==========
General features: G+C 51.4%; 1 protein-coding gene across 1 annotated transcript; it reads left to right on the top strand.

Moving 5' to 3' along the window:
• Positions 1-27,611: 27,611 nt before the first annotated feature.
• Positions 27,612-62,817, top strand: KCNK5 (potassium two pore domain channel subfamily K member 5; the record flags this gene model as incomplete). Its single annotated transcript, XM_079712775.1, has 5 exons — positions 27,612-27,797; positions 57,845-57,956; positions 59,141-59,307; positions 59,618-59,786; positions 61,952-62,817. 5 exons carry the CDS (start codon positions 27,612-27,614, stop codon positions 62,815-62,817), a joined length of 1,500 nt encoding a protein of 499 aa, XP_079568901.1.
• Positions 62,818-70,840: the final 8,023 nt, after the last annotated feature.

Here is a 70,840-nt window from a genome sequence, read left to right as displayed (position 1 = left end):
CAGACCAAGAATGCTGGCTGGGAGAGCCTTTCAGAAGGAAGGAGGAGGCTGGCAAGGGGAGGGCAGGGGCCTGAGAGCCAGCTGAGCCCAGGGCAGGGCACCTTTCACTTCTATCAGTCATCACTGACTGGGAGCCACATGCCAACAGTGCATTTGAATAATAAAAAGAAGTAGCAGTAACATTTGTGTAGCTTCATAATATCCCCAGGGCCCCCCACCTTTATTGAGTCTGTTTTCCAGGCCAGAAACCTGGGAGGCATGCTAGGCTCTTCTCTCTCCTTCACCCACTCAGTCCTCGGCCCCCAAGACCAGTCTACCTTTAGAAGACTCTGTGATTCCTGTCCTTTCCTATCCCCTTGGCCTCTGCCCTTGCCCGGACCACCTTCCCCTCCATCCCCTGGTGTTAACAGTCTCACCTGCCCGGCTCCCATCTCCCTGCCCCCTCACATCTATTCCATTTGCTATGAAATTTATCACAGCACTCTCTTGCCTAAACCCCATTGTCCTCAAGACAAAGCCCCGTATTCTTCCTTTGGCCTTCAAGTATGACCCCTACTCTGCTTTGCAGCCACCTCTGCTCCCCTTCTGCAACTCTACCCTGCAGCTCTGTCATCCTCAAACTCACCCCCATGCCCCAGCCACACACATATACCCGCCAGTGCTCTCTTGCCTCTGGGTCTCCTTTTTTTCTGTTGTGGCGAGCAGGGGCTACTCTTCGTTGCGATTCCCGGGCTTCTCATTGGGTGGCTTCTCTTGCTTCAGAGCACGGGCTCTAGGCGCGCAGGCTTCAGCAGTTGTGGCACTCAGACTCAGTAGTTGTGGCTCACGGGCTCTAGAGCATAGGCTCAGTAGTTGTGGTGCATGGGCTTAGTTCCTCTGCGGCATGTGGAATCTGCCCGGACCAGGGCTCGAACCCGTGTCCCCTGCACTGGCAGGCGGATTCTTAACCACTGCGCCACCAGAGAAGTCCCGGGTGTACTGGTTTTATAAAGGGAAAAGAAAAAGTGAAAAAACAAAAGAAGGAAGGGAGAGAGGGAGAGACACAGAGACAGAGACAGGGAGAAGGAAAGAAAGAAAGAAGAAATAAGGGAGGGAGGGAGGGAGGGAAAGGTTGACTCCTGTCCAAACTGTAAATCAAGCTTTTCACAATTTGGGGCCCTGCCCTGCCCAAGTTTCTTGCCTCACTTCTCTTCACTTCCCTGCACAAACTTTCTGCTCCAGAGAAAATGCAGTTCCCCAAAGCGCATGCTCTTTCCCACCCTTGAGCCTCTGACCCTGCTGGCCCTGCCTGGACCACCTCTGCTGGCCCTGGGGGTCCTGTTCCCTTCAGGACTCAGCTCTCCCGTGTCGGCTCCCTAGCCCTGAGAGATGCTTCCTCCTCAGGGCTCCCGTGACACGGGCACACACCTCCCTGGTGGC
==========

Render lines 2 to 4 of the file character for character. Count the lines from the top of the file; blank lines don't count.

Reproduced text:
Moving 5' to 3' along the window:
• Positions 1-27,611: 27,611 nt before the first annotated feature.
• Positions 27,612-62,817, top strand: KCNK5 (potassium two pore domain channel subfamily K member 5; the record flags this gene model as incomplete). Its single annotated transcript, XM_079712775.1, has 5 exons — positions 27,612-27,797; positions 57,845-57,956; positions 59,141-59,307; positions 59,618-59,786; positions 61,952-62,817. 5 exons carry the CDS (start codon positions 27,612-27,614, stop codon positions 62,815-62,817), a joined length of 1,500 nt encoding a protein of 499 aa, XP_079568901.1.